Letter to Apply for Degree Funding
The cost of education has long been a hot topic. Tuition fees have risen, and there is concern that this will put some young people off going to university.
If you are concerned about the cost of education, you should remember that there is some funding available, separate from that offered by the government. The funding you apply for will depend on the course you are doing and your own personal circumstances – but there are certain principles that remain consistent regardless of the type of funding you choose.
Can’t I get a Student Loan?For the vast majority of students, university tuition is free at the point of entry. This means that you do not have to pay your course fees up front – which is important, as most prospective students would simply be unable to find that much money in one go.
Instead, students take out a series of loans to cover both their course fees and their living costs. These are known as the Tuition Fee Loan and the Maintenance Loan. Depending on your circumstances you might also qualify for a Maintenance Grant. The loans are paid back after you complete your course (or after you leave university if you do not complete your course), and once you are earning above a certain amount.
Sadly, though, the cost of living is rising at a rate that is rather more dramatic than that at which the loans are increasing. This means that students are increasingly forced to seek alternative means of financing their study, in addition to the money they receive in loans.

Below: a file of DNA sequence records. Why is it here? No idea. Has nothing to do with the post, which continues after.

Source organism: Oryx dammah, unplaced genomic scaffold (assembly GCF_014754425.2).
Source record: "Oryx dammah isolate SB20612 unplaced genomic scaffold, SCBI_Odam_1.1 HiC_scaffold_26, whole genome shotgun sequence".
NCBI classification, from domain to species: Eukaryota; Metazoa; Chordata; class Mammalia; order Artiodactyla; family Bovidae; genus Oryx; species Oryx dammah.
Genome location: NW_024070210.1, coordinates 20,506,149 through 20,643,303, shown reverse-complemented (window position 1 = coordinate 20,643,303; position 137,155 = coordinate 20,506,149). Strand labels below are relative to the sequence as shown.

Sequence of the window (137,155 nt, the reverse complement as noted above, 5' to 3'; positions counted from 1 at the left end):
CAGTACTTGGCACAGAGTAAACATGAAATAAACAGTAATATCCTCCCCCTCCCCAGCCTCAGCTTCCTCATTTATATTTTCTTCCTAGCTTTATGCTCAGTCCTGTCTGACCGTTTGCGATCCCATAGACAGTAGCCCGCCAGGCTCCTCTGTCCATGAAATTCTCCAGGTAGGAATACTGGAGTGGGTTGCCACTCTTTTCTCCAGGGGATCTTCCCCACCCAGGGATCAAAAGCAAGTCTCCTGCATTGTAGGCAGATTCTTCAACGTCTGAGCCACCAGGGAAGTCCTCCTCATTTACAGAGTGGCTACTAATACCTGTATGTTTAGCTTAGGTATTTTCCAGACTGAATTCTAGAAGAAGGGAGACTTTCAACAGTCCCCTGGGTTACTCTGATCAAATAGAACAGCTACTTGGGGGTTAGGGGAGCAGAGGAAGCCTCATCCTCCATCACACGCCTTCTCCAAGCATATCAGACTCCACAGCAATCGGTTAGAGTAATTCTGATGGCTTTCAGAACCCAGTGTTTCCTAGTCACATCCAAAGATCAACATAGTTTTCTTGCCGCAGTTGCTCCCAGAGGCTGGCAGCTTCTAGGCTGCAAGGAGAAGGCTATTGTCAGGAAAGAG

Where can I Look for Funding?The number of potential sources of funding for your degree is almost limitless. Some students end up having their degrees funded by employers, in exchange for a guarantee that they will work for that employer for a certain number of years after graduation. But these arrangements tend to be limited to specific industries and sectors.
A more common form of funding is scholarships. There is a vast range of scholarship types on offer, with many universities operating their own schemes. Similarly, scholarships are also provided by charitable organisations or trusts.
Scholarships tend either to be targeted at those with particularly good academic records or prospects, or those from specific backgrounds. For example, some scholarships might be established with the intention of helping those from lower-income families enter higher education.
The following is a sample letter applying for an academic scholarship, provided by a charitable organisation.
Example LetterYour Name
I am writing to express my interest in applying for the annual Anyscholarship.
I have been offered a place to study Anysubject at Anyuniversity, beginning in September. The university was my first choice, and I was given an unconditional offer.
My academic record has been very strong throughout my career in education. I gained 13 GCSEs; of those 10 were at A level and the remaining three at A. I also gained four A Levels, all at A grade.
I am confident that I would make a valuable contribution to the life of Anyuniversity. In addition to my academic work I intend to become involved with a range of extra-curricular activities and organisations – particularly those concerning journalism. I have a strong interest in both writing and current affairs, and would like to contribute to the student newspaper and, ultimately, run for student election.
I understand that awards are made under the scholarship system based on academic achievements. I have therefore attached references from two of my sixth form tutors, along with mark breakdowns for my GCSEs and A Levels. Please do let me know if you require any more supporting information.
With thanks for your time, and best wishes,